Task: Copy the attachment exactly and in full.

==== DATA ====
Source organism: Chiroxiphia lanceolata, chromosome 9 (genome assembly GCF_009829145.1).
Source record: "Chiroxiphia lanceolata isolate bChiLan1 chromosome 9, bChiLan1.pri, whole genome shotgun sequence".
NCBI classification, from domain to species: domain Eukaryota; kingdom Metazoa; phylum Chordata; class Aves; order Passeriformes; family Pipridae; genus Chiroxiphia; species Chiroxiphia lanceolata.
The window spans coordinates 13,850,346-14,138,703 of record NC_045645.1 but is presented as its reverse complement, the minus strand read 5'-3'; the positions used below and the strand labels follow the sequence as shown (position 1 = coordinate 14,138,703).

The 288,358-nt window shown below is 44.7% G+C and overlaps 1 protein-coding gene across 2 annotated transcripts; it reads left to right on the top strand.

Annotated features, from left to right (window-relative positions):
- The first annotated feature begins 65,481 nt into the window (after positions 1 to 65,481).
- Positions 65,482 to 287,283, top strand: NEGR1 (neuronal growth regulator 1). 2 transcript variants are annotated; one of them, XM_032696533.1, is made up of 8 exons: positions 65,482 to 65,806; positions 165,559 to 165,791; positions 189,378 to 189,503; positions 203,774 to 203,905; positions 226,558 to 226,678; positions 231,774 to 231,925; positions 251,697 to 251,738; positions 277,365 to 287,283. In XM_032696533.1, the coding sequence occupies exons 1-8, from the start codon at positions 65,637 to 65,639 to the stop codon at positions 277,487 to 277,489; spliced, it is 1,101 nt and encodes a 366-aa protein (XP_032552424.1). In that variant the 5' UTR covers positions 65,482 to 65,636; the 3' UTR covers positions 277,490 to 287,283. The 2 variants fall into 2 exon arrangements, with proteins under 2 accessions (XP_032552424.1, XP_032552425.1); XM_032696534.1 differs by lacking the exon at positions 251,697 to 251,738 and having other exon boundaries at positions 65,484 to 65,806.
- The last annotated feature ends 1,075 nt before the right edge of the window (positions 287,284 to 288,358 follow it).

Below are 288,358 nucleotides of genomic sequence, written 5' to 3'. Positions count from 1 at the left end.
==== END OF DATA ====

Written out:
Source organism: Chiroxiphia lanceolata, chromosome 9 (genome assembly GCF_009829145.1).
Source record: "Chiroxiphia lanceolata isolate bChiLan1 chromosome 9, bChiLan1.pri, whole genome shotgun sequence".
NCBI classification, from domain to species: domain Eukaryota; kingdom Metazoa; phylum Chordata; class Aves; order Passeriformes; family Pipridae; genus Chiroxiphia; species Chiroxiphia lanceolata.
The window spans coordinates 13,850,346-14,138,703 of record NC_045645.1 but is presented as its reverse complement, the minus strand read 5'-3'; the positions used below and the strand labels follow the sequence as shown (position 1 = coordinate 14,138,703).

The 288,358-nt window shown below is 44.7% G+C and overlaps 1 protein-coding gene across 2 annotated transcripts; it reads left to right on the top strand.

Annotated features, from left to right (window-relative positions):
- The first annotated feature begins 65,481 nt into the window (after positions 1 to 65,481).
- Positions 65,482 to 287,283, top strand: NEGR1 (neuronal growth regulator 1). 2 transcript variants are annotated; one of them, XM_032696533.1, is made up of 8 exons: positions 65,482 to 65,806; positions 165,559 to 165,791; positions 189,378 to 189,503; positions 203,774 to 203,905; positions 226,558 to 226,678; positions 231,774 to 231,925; positions 251,697 to 251,738; positions 277,365 to 287,283. In XM_032696533.1, the coding sequence occupies exons 1-8, from the start codon at positions 65,637 to 65,639 to the stop codon at positions 277,487 to 277,489; spliced, it is 1,101 nt and encodes a 366-aa protein (XP_032552424.1). In that variant the 5' UTR covers positions 65,482 to 65,636; the 3' UTR covers positions 277,490 to 287,283. The 2 variants fall into 2 exon arrangements, with proteins under 2 accessions (XP_032552424.1, XP_032552425.1); XM_032696534.1 differs by lacking the exon at positions 251,697 to 251,738 and having other exon boundaries at positions 65,484 to 65,806.
- The last annotated feature ends 1,075 nt before the right edge of the window (positions 287,284 to 288,358 follow it).

Below are 288,358 nucleotides of genomic sequence, written 5' to 3'. Positions count from 1 at the left end.